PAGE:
Submitted by Carey Wedler via TheAntiMedia.org,
On February 18, SoCalGas and the national media declared the ‘worst methane gas leak in U. S. history’ permanently sealed, but just over a month later, hundreds of Porter Ranch residents who evacuated – and are now returning home – are suffering the same symptoms they suffered when the gas leak was active. They are experiencing nausea, dizziness, fatigue, headaches, nosebleeds, and many, including children, are also experiencing a new ailment: irritated skin rashes across their bodies.
Neither SoCalGas, which owns the Aliso Canyon facility, the Los Angeles County Department of Public Health, nor any other government agency has provided a concrete explanation for these continued symptoms. In fact, one of Los Angeles County’s top medical officials recently told local physicians to refrain from performing tests to determine what is causing the symptoms. Late last week, preliminary lab tests from an independent UCLA study found evidence of benzene, a carcinogen, in at least two Porter Ranch homes. Benzene was reported to have been released in the 100 metric tons of methane that spewed into the Los Angeles basin for four months – a fact SoCalGas previously attempted to downplay and withhold.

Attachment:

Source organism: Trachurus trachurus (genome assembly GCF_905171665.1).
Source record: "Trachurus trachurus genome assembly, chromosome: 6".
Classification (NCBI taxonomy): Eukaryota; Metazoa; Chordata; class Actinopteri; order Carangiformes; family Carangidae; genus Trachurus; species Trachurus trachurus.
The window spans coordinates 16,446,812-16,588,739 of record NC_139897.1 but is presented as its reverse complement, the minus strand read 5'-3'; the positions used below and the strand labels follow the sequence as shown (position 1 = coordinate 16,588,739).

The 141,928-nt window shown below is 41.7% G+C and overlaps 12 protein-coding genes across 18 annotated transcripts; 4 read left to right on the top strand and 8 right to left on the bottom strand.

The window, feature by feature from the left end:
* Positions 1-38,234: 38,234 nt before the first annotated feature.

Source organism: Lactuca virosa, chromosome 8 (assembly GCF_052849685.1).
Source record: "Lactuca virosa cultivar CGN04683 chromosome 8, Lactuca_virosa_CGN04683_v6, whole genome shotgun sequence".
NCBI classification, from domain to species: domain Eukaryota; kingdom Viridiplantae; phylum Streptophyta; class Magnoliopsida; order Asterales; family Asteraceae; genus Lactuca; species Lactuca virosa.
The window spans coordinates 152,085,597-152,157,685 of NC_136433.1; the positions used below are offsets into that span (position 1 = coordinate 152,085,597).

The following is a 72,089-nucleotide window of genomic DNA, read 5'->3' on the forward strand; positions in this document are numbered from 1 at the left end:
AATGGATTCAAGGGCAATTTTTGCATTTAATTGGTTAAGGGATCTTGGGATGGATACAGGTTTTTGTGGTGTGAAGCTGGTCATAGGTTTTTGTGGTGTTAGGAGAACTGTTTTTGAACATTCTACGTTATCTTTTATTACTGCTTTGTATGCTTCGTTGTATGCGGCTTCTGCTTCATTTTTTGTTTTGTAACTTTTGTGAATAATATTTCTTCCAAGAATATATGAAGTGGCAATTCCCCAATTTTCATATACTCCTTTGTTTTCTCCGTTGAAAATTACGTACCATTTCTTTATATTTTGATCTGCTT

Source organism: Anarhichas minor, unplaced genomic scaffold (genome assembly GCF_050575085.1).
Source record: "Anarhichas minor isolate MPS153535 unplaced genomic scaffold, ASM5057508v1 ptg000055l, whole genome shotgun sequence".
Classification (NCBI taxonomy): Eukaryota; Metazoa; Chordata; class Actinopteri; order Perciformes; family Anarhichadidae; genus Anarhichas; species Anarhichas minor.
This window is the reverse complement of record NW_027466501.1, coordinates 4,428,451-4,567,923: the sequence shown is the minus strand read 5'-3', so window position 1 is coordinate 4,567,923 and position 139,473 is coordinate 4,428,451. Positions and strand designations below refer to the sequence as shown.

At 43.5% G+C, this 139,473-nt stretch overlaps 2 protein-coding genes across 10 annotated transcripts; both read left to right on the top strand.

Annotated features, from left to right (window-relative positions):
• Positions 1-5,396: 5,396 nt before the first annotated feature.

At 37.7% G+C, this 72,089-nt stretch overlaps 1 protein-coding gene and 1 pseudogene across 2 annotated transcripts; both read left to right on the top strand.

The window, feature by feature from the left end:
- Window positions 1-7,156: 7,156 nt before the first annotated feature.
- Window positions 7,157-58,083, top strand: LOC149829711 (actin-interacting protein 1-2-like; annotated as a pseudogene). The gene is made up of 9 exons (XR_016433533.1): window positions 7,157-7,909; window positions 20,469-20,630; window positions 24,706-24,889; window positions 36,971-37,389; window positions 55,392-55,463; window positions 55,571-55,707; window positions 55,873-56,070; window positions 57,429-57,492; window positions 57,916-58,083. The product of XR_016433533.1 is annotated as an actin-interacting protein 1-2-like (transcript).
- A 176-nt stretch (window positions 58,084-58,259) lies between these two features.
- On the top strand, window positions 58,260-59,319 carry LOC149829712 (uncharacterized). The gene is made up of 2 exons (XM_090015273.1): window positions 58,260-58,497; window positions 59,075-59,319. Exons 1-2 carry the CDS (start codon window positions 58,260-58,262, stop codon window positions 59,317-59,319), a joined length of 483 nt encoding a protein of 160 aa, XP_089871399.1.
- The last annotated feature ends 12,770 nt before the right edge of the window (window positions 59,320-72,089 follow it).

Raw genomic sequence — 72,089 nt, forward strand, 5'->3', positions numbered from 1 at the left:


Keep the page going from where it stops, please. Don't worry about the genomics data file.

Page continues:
This post was published at Zero Hedge on 03/26/2016 –.

Are Corporate Profits Fed Dependent?

This is a syndicated repost courtesy of Confounded Interest. To view original, click here. Reposted with permission.
Today’s report of corporate profits sinking by -11.50% in Q4 was pretty bad.
But here is an even worse graph. This was the WORST corporate profit print since The Federal Reserve began quantitative easing in late 2008.

This post was published at Wall Street Examiner by Anthony B. Sanders ‘ March 25, 2016.

It’s Not The Economy, Stupid; Barron’s Admits “It’s A Bullard Market”

It appears the complete decoupling from economic reality of the so-called US equity ‘market’, combined with the collapse in a data-dependent Fed’s credibility – topics we have extensively covered – has reached the mainstream. Barron’s always-insightful Randy Forsyth exposes the ugly reality that this is a “Bullard” market and we are just living in it as the flip-flopping Fed head is “the most visible telltale of the shifting winds of Fed expectations. Investors navigating the choppy waters of the financial markets are forced to change tacks accordingly.”
Only one thing matters..
Macro-economy? Nope…

This post was published at Zero Hedge on 03/26/2016 –.

Japan’s Finance Minister Accidentally Reveals How It All Ends: “War”

While this all started with a currency “war,” it seems – according to a stunningly candid transcript of Japan’s finance minister’s conversation with none other than Paul Krugman – that the real endgame here is actual war. Aso remarked that “a similar [deflationary mindset] had occurred in the US in the 1930s. What solved the question? War! Because World War II had occurred during the 1940s and that became the solution for the United States. [We] have to switch [the Japanese] mindset… we are looking for the trigger.“